Before this season began, not so long ago, the media were hailing the
new class of network shows as one of the strongest they'd seen in years.
Critics cheered the triumphant return of Aaron Sorkin with Studio 60
on the Sunset Strip. They marveled at the Hollywood production
quality of new serialized dramas like Kidnapped and
The Nine. They swooned over Ugly
Well, at least they were right about Betty.
Six weeks into the fall, few of the early hopefuls look like they have
staying power, and none of the fall's strongest-performing rookies could
reasonably be called a breakout hit. What happened?
It certainly isn't the first time critics got jazzed about programs that
fell flat with audiences. But how could so many critics be so wrong about so
many new shows?
Nearly half of the 60-plus critics and TV writers we surveyed in our
fall-season poll (Sept. 4) said Studio 60 was the best new
show overall—an opinion I shared (see Robins Report, Oct. 2). They voted
ABC's The Nine as the best new drama. Both of those shows
will be lucky to see a second season. Other favorites, like CBS'
Shark and The Class and NBC's
Friday Night Lights, have been Nielsen
The critics did get it right with ABC's Ugly Betty,
voting it best new comedy. But they virtually ignored NBC's
Heroes and CBS' Jericho, two of only
a handful of shows that seem to have legs.
If so much of this bumper crop of shows was truly that good, why has so
little resonated with the audience? Some of the blame lies with overblown
expectations—and not just those stirred by critics. The more these expensive
pilots look like theatrical films, the more they're expected to open like
blockbusters. Too often, the creators of these series can't sustain the quality
displayed in those splashy premiere episodes (Studio 60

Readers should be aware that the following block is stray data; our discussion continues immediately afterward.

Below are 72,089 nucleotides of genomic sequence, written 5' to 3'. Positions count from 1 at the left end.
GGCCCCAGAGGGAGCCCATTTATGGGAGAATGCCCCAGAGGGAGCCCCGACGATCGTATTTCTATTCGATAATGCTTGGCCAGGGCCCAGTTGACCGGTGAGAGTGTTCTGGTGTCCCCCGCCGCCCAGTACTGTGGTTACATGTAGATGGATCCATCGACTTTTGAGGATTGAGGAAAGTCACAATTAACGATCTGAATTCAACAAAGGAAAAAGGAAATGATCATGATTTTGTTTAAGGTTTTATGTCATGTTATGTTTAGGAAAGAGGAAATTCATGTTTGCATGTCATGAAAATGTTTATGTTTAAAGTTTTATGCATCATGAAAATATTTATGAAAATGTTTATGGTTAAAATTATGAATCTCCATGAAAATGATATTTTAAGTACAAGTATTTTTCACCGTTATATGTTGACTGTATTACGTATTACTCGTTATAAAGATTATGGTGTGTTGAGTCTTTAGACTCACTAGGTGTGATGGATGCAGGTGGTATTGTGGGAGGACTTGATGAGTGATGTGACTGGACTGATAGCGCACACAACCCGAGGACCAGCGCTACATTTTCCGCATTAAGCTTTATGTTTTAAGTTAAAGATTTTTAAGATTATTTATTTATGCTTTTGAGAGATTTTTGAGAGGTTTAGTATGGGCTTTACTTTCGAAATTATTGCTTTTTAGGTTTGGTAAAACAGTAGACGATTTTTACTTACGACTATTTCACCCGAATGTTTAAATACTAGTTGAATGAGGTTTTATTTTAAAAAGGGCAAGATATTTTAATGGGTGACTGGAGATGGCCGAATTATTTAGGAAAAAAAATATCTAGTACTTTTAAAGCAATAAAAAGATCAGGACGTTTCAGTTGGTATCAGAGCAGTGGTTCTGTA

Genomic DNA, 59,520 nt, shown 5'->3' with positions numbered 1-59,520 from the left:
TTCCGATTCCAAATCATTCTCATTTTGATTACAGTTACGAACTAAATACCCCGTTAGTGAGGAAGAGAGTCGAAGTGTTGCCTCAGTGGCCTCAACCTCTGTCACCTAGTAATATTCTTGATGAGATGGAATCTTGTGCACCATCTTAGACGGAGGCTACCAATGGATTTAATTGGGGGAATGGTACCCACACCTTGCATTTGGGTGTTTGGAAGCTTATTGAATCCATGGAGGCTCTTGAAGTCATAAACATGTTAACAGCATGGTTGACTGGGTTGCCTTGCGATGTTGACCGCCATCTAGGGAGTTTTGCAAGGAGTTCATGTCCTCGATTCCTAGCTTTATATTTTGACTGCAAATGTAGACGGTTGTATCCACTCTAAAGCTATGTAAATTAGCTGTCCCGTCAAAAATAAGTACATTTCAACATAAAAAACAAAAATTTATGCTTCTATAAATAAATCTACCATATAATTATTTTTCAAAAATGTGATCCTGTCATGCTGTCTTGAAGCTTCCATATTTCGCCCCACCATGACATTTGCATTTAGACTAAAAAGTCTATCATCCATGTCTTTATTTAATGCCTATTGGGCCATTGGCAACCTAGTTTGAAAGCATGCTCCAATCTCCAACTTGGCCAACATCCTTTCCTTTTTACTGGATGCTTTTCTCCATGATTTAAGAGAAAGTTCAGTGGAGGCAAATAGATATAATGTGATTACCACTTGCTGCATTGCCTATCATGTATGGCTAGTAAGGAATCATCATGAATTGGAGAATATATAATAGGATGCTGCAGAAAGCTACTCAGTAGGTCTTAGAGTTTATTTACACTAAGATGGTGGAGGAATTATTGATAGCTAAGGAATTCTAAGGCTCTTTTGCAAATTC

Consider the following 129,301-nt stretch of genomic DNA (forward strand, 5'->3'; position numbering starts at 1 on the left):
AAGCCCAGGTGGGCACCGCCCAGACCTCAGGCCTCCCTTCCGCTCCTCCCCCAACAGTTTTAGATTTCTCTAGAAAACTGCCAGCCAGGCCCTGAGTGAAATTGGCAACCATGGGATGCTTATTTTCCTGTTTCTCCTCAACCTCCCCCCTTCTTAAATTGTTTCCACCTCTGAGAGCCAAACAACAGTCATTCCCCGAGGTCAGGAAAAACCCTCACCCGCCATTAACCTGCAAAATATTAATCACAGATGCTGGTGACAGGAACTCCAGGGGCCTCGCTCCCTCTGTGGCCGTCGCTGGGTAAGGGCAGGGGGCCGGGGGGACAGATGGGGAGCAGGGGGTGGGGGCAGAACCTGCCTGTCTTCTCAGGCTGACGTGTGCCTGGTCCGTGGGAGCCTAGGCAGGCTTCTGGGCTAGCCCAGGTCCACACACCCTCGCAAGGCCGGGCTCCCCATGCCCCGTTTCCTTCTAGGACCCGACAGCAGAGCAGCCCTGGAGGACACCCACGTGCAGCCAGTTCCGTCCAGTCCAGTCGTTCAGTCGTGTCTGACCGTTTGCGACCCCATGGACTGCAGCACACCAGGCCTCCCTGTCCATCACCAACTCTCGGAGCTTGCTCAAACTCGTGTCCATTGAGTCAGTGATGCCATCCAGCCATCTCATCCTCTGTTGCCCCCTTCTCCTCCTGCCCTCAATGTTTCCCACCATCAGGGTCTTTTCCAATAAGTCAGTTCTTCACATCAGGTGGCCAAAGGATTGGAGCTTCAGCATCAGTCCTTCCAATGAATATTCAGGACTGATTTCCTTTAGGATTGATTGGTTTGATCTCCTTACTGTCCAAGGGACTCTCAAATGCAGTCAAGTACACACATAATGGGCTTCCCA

and The Nine are prime examples).
And with so much money, time and effort spent upfront, the more obvious
it becomes when quality begins to tail off in later episodes.
It reminds me of the old joke about the dead network executive who's
given a choice between eternity in Heaven or Hell. After reviewing taped
presentations on each, he chooses Hell, only to find that the truly infernal
place is not the hedonistic party that was advertised on the tape. "That was
just the pilot," St. Peter explains.
But if networks are encouraging unrealistic expectations for their
shows, they're also making unreasonable demands of their viewers. Already, more
than 20 new shows have debuted on broadcast television. Network and studio
executives have long complained about the insanity of launching so many shows
at once. But although more shows are rolling out over the course of the year,
there's still too much of a logjam every fall.
Moreover, at least a dozen of this season's new shows are serialized
dramas with dense plots and richly drawn characters. No one—not even people
who watch TV for a living—can commit to the level of attention required for
all of these shows week in and week out.
And the truth is, critics and those of us who write about the business
sometimes forget how most people watch TV. We watch under the best of
circumstances: commercial-free on digital screeners at our leisure.
We can pick our hits from each year's rookies, but ultimately, the only
critics that matter are the viewers, and the only true test is time.
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